I will begin this post by saying that fantasy isn’t a genre that I normally read. But I picked up Furyborn, the first book in the Empirium Trilogy by Claire Legrand on the basis of a recommendation from someone… not sure who that someone is anymore. I finished the book although I do have to admit to skimming over some parts because there just seemed to be no end of killing and maiming. Having said that, I think there is a great story underlying all of the blood and gore.
Two Queens, raised in very different circumstances, will rise to save their Kingdoms, albeit a thousand years apart. The Blood Queen and The Sun Queen, who possess the magic of the seven elements, are the fabilized saviours of the empire and only they possess the power to fight back against the Undying Empire.
Opening scene is a prologue…Rielle Dardenne, the Blood Queen, is in labour and at the birth of her daughter, she is attacked by the evil marque Corien who is trying to kill her and the child. Rielle hands the child to a young boy, a good marque, and begs him to take the child to safety in the territory of Borsvall.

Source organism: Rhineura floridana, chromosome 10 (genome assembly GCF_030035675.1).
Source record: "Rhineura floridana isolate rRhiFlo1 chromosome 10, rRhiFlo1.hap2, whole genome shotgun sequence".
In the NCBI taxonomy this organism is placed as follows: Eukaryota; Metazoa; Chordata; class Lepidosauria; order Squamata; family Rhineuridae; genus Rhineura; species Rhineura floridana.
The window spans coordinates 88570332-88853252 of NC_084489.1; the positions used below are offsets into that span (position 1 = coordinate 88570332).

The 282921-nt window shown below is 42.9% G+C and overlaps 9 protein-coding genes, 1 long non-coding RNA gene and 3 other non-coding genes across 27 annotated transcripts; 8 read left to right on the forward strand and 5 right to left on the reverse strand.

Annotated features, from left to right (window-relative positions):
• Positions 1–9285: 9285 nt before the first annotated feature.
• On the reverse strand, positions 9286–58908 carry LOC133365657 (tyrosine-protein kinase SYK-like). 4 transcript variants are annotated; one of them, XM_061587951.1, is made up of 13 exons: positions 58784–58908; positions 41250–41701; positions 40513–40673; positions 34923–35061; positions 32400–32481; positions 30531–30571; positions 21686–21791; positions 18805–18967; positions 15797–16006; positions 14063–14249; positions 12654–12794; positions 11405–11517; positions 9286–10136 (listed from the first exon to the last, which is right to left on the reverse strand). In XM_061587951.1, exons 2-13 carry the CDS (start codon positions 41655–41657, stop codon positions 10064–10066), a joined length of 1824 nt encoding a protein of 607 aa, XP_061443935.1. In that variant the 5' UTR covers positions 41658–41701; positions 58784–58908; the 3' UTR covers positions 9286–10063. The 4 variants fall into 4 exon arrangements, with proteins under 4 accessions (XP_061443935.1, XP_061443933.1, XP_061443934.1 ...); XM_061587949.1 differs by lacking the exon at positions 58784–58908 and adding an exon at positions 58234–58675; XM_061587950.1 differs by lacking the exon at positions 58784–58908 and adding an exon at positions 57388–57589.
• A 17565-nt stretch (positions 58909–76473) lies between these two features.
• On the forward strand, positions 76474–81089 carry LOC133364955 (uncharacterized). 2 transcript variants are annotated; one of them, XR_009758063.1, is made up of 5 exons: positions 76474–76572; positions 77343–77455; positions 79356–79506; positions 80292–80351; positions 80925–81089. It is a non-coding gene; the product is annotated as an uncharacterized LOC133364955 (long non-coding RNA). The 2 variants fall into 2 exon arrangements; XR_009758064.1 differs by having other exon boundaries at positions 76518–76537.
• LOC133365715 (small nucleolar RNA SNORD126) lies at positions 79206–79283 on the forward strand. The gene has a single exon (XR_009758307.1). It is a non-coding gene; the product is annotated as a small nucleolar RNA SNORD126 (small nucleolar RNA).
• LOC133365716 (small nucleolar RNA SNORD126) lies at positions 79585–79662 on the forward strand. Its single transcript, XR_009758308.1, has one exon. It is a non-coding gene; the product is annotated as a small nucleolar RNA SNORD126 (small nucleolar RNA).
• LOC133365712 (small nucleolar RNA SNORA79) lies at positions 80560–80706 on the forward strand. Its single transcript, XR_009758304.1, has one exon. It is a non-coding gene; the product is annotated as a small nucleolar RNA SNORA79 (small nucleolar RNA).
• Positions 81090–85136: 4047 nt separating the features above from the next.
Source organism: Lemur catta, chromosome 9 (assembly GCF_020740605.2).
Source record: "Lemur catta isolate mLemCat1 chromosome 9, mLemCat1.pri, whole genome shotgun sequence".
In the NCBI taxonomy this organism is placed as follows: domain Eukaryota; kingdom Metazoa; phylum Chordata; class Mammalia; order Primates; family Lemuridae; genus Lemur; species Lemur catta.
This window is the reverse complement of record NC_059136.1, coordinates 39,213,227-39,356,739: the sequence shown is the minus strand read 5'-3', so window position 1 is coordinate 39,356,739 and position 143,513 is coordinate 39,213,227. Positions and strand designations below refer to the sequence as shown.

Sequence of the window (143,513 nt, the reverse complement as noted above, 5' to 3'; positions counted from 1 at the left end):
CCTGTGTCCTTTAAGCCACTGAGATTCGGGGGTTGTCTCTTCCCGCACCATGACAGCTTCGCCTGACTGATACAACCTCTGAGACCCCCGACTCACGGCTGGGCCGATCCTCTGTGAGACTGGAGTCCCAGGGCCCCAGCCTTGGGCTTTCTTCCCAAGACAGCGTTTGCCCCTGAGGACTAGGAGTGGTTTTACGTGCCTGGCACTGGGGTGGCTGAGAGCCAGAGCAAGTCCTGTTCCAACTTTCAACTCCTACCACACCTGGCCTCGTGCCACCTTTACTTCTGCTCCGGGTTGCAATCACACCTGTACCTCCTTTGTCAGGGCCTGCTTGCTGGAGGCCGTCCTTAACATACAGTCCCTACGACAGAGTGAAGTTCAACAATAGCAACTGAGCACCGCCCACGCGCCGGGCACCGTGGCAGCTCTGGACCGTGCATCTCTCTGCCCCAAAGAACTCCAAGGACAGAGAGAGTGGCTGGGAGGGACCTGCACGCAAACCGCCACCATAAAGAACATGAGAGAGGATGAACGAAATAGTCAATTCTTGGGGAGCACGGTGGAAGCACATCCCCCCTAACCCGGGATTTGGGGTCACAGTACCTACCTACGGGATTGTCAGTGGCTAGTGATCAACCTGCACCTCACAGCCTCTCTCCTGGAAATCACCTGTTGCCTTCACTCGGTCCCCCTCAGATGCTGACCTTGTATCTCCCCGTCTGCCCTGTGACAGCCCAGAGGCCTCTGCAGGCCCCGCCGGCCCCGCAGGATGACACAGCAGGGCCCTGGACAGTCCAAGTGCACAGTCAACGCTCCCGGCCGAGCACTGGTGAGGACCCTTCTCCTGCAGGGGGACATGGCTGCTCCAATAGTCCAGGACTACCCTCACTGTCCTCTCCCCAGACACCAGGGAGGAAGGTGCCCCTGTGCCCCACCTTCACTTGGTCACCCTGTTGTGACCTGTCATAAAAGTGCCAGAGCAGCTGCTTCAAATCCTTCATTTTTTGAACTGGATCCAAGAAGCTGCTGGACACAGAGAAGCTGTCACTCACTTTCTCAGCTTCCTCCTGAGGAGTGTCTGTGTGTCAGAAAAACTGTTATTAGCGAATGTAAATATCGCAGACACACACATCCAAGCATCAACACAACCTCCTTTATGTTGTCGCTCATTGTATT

The remainder of the story alternates between the young lives of Rielle and a bounty hunter by the name of Eliana Ferracora. Both of these young girls learn at a very early age that they have extraordinary powers… powers that have to be hidden in order for them to survive. But as they both mature, it becomes clear that there is a destiny for them to fulfill and their fight for survival means showing the world who they really are.
The book is classified as Teen Fiction but I don’t think this precludes adult lovers of fantasy fiction from enjoying this read. It has all of the elements that keep a reader of this genre engaged… suspense, action, mysticism, sexuality, violence. The question is, will I read Book 2? I certainly am curious about what the future holds for the protagonists but am not sure that I can bear much more of the slay or be slayed mentality. Call me a wuss but I tend to like people to generally fear significantly less agony in the books I read.
— Nancy C.